I Have Been Stood Down Without Pay. Have I Been Effectively Terminated?

I Have Been Stood Down Without Pay. Have I Been Effectively Terminated?

Being stood down without pay can be a confusing time for an employee, particularly if the employee has ongoing financial commitments. The uncertainty surrounding being stood down and whether it amounts to a termination can be frustrating for an employee, however there are rules which an employer must follow with respect to standing an employee down.

Being stood down is a statutory right of the employer, under section 524 of the Fair Work Act. Being stood down is not the same as termination. An employer may stand down an employee during a period in which the employee cannot be usefully employed. An employer may only stand down an employee if there is no work available for the employee and that work is of a type that is capable of being performed by the employee. Useful employment is a situation where an employee is put to work in a firm and that work provides a benefit to the organisation. If an employee is not given the opportunity to perform work that is available then the employer is likely to have unlawfully stood the employee down and they may bring an action for unfair dismissal under the Fair Work Act.

Standing an employee down is a temporary arrangement due to the lack of work available. The employee is still employed during the stand down phase, as the employer will have a view to bringing the employee back once the work load increases. In some circumstances this may not be adequate for an employee as the financial burden of not receiving pay can be overwhelming.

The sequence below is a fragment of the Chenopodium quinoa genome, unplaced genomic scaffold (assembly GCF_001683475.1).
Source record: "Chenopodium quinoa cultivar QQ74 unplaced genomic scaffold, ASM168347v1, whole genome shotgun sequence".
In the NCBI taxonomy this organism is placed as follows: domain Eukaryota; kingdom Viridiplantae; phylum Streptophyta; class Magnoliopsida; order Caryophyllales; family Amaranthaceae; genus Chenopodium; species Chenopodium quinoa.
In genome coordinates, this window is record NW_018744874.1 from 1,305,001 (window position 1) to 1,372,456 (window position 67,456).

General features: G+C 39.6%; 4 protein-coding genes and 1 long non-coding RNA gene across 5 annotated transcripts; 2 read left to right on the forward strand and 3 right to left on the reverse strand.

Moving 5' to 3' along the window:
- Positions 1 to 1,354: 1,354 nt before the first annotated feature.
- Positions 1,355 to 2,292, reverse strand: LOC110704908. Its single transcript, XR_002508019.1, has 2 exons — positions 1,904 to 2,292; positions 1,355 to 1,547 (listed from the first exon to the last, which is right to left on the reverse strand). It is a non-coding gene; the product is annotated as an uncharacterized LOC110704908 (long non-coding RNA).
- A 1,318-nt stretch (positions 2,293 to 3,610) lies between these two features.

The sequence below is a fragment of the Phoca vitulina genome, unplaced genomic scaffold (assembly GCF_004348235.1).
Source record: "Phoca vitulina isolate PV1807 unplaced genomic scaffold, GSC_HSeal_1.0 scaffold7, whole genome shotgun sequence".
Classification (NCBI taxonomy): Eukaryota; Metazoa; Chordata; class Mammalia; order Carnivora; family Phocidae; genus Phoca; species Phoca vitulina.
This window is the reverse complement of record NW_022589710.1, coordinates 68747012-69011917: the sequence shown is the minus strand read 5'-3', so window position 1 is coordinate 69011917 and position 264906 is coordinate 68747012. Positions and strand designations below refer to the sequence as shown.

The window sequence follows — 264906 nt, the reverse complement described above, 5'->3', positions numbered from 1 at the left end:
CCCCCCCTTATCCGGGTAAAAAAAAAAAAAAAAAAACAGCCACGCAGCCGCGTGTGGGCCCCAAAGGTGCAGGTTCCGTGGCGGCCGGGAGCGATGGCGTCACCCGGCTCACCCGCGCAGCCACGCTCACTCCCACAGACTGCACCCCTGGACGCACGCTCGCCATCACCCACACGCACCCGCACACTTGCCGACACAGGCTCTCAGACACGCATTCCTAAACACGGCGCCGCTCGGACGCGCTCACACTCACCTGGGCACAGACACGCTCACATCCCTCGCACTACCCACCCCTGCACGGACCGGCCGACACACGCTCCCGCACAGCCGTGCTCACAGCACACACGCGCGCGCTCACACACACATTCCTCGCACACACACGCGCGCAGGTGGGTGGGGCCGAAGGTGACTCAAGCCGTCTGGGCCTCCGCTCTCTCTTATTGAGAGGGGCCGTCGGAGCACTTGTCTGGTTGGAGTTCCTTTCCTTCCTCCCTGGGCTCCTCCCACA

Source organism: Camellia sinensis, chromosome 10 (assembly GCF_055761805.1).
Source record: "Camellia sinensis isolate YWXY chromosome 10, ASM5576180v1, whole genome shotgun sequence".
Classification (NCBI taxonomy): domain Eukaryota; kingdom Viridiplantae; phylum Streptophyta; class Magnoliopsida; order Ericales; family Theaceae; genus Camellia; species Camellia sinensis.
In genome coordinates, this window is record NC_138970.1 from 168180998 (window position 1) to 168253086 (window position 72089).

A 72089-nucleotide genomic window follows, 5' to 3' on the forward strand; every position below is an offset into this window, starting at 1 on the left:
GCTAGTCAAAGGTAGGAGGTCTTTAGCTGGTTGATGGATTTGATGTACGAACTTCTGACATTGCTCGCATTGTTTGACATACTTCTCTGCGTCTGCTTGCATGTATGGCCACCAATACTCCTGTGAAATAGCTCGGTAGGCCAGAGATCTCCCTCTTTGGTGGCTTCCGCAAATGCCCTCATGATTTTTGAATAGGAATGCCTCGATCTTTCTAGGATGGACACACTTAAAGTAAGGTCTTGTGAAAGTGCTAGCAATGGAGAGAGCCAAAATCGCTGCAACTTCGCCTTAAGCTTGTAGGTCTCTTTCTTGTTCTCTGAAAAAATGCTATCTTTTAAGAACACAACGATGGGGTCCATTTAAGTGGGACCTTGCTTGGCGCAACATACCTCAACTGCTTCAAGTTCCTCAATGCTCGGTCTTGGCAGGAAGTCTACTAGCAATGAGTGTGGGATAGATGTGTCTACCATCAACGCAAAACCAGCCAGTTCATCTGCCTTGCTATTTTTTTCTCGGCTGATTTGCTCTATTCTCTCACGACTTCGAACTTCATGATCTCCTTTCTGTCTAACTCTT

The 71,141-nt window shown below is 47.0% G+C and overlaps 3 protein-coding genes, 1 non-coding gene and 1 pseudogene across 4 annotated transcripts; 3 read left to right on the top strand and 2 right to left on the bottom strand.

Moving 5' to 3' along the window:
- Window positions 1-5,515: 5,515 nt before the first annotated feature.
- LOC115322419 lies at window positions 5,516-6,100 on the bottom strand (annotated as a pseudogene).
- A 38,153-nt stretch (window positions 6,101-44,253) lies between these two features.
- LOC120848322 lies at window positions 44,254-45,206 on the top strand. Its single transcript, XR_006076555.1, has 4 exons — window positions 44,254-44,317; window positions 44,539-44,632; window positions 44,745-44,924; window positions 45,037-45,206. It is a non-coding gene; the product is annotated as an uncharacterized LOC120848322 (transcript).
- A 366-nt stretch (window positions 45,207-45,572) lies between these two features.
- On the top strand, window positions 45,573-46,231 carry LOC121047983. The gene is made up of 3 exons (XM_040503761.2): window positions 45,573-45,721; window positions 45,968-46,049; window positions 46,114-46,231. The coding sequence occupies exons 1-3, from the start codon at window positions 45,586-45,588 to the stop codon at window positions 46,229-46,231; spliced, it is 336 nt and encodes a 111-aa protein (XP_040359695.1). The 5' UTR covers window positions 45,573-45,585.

Many employees in the current COVID-19 climate have opted to rely on their statutory right to stand down their workforce until conditions improve. It can be frustrating being stood down as there has been no termination and the employee is effectively in limbo until the work returns. A business is not entitled to stand down an employee without pay under the Fair Work Act just because of difficult economic conditions. The employer is entitled to stand down employees if their workplace has been shut down as a result of COVID – 19 government restrictions. Moreover, an employer cannot stand you down without pay if you have contracted COVID – 19.

The Fair Work Act has been amended to allow stand down provision which are related to either:

  1. The coronavirus pandemic; or
  2. Government directions to business’s aimed at slowing the spread of the coronavirus.


To be terminated, an employer must notify you in writing of the termination and the date it is to take effect. If your employer has decided not to give you any shifts it is likely you have been temporarily stood down. In both scenarios your employer should notify you of these decisions. If your employer is receiving Jobkeeper payments from the government then you cannot be stood down without pay. It is best to seek confirmation form your employer as to whether you are being terminated from work or stood down.

Should you require assistance with your litigation matter, please give us a call for a free assessment.  Our contact details are:

Berrigan Doube Lawyers

Melbourne:        (03) 9600 2577

Sydney:            (02) 9251 6699

Brisbane:          (07) 3229 0707

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